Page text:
There’s more than one way to get healthy Turmeric into your daily life. Golden Turmeric Honey lets you add a bit of Turmeric to all sorts of meals and drinks. You can even let it star in its own hot beverage.
5 ounces raw honey
1 tablespoon (1/2 oz) Herb Pharm Turmeric extract
1 tablespoon lemon juice
1 cup hot water
Place honey in a small, wide-mouth jar.
Stir in lemon juice.
Add Turmeric extract and stir well until it is uniformly mixed.
Stir 1-2 teaspoons into the hot water until it is fully dissolved.
2 teaspoons of Golden Turmeric Honey (without water) equals approximately one dose (0.7 ml, 1 dropper) of liquid extract. Store Golden Turmeric Honey in a cool, dry place for up to a week.
At Herb Pharm, we use St. John’s Wort flowering tops, sustainably-wildcrafted from its wild habitat. But what does that mean? And how do people even find St. John’s Wort anyway?
Let’s start with some definitions. Sustainably wildcrafted means we don’t grow the plant on a farm; it’s picked from the wild. And it’s picked in a way that leaves plant populations safe for future generations.
We use a lot of St. John’s Wort. It’s in formulas like Good MoodTM, Nervous System TonicTM, Trauma OilTM, Inflamma ResponseTM, VirattackTM, Soothing Throat SprayTM, and well you get the idea. We need lots of St. John’s Wort every year.
So how do you get St. John’s Wort from the wild?
The easy answer is that we work with talented, dedicated wildcrafters we trust to find the plants, harvest them and deliver them to us each year. For the long answer, we head out into the wilds of Southern Oregon. Here’s what it’s like to commercially wildcraft St. John’s Wort for a single day. Continue reading “How we find it: St. John’s Wort”
Well, it has been a couple weeks since my last farm blog. And writing about farming becomes as linear of a task as everything else that needs to be done on the farm. So, I will have to admit this blog is weather induced…..it’s raining outside.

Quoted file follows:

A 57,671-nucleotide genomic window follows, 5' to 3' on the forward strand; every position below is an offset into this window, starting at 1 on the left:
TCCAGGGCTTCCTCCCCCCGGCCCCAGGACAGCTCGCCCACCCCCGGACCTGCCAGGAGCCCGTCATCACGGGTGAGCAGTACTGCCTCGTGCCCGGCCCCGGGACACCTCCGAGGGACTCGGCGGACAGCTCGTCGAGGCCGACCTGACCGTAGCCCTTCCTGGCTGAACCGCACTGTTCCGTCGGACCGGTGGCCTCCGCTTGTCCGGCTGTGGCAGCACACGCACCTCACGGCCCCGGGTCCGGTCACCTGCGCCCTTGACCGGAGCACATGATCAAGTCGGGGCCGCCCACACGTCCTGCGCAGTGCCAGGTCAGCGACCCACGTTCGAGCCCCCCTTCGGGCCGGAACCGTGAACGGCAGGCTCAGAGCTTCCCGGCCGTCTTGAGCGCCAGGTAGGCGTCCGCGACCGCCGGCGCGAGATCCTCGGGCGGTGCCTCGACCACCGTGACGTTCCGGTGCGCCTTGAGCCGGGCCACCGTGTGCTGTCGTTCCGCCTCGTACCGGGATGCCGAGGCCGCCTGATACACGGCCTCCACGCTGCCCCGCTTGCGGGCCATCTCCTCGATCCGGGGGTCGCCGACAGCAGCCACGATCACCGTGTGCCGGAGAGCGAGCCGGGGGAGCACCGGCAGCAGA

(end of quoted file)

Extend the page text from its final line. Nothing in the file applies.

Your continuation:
Sweet spring rain turning into a tumultuous downpour that makes Oregon such a great place to love plants. If you live in Oregon, you know spring is for warm sunshine, sideways rain, hard hail, and a rainbow finale all within a five-minute span. Nature is exhilarating! And it is within these short windows that my long-term tasks are completed for future harvest success.
On our farm, we track seasonal phenology. This is the term for watching our natural cycles in a specific location, to make daily decisions. When making farming decisions, I consider things like average rainfall, mountain snowpack, relative humidity, prevailing winds, day length, sun exposure, and heat units influence each crop cycle. Continue reading “Building Healthy Soil Communities: Evaluating Soil Texture”
My first organic farm mentor used to refer to topsoil as “skin of the Earth.”.And each time this fine layer is broken by plow, nature’s response to heal by covering its wound with a green bandage of plants. This moment of healing becomes an opportunity. A chance for farmers to blend their own mixture of plants into a beneficial poultice.
This is where “cover crops” come in. Both preventative and restorative, cover crops are specific species of plants proven to restore soil fertility. On our farm, I make long-term rotational plantings of cover crops such as alfalfa, rye, clover, oats, buckwheat, vetch and sorghum key components of our fertility program.